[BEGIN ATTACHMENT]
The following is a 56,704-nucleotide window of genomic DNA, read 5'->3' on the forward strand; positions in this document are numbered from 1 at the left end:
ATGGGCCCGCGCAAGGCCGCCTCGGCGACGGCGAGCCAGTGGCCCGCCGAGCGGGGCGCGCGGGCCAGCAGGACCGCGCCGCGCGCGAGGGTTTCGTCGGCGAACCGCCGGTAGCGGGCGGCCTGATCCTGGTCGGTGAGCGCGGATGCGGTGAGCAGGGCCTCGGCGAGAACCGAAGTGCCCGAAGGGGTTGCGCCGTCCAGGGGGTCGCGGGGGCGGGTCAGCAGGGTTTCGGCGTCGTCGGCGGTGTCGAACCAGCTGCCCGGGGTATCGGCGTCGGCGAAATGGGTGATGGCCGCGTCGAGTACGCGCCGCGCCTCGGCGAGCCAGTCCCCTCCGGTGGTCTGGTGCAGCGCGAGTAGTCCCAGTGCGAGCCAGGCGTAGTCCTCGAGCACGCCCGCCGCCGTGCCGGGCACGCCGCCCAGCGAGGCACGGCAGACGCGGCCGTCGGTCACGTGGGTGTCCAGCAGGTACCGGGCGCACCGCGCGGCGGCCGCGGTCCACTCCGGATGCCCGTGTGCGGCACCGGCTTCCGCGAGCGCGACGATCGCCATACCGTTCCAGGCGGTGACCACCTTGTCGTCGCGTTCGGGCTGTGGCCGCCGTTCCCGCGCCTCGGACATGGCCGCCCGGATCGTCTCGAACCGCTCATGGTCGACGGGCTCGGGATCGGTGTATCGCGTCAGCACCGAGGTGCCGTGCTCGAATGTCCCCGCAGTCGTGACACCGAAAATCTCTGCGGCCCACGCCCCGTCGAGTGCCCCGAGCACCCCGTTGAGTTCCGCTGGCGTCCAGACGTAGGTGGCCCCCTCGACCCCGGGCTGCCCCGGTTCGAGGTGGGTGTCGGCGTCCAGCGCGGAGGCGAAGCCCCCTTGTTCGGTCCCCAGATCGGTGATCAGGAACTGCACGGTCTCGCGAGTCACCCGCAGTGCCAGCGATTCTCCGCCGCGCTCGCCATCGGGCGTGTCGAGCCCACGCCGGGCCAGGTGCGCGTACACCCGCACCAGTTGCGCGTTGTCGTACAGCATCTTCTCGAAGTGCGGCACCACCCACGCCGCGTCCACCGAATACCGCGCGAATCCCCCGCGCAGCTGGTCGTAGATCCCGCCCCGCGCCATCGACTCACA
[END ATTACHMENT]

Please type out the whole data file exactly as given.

The following is a 56,704-nucleotide window of genomic DNA, read 5'->3' on the forward strand; positions in this document are numbered from 1 at the left end:
ATGGGCCCGCGCAAGGCCGCCTCGGCGACGGCGAGCCAGTGGCCCGCCGAGCGGGGCGCGCGGGCCAGCAGGACCGCGCCGCGCGCGAGGGTTTCGTCGGCGAACCGCCGGTAGCGGGCGGCCTGATCCTGGTCGGTGAGCGCGGATGCGGTGAGCAGGGCCTCGGCGAGAACCGAAGTGCCCGAAGGGGTTGCGCCGTCCAGGGGGTCGCGGGGGCGGGTCAGCAGGGTTTCGGCGTCGTCGGCGGTGTCGAACCAGCTGCCCGGGGTATCGGCGTCGGCGAAATGGGTGATGGCCGCGTCGAGTACGCGCCGCGCCTCGGCGAGCCAGTCCCCTCCGGTGGTCTGGTGCAGCGCGAGTAGTCCCAGTGCGAGCCAGGCGTAGTCCTCGAGCACGCCCGCCGCCGTGCCGGGCACGCCGCCCAGCGAGGCACGGCAGACGCGGCCGTCGGTCACGTGGGTGTCCAGCAGGTACCGGGCGCACCGCGCGGCGGCCGCGGTCCACTCCGGATGCCCGTGTGCGGCACCGGCTTCCGCGAGCGCGACGATCGCCATACCGTTCCAGGCGGTGACCACCTTGTCGTCGCGTTCGGGCTGTGGCCGCCGTTCCCGCGCCTCGGACATGGCCGCCCGGATCGTCTCGAACCGCTCATGGTCGACGGGCTCGGGATCGGTGTATCGCGTCAGCACCGAGGTGCCGTGCTCGAATGTCCCCGCAGTCGTGACACCGAAAATCTCTGCGGCCCACGCCCCGTCGAGTGCCCCGAGCACCCCGTTGAGTTCCGCTGGCGTCCAGACGTAGGTGGCCCCCTCGACCCCGGGCTGCCCCGGTTCGAGGTGGGTGTCGGCGTCCAGCGCGGAGGCGAAGCCCCCTTGTTCGGTCCCCAGATCGGTGATCAGGAACTGCACGGTCTCGCGAGTCACCCGCAGTGCCAGCGATTCTCCGCCGCGCTCGCCATCGGGCGTGTCGAGCCCACGCCGGGCCAGGTGCGCGTACACCCGCACCAGTTGCGCGTTGTCGTACAGCATCTTCTCGAAGTGCGGCACCACCCACGCCGCGTCCACCGAATACCGCGCGAATCCCCCGCGCAGCTGGTCGTAGATCCCGCCCCGCGCCATCGACTCACA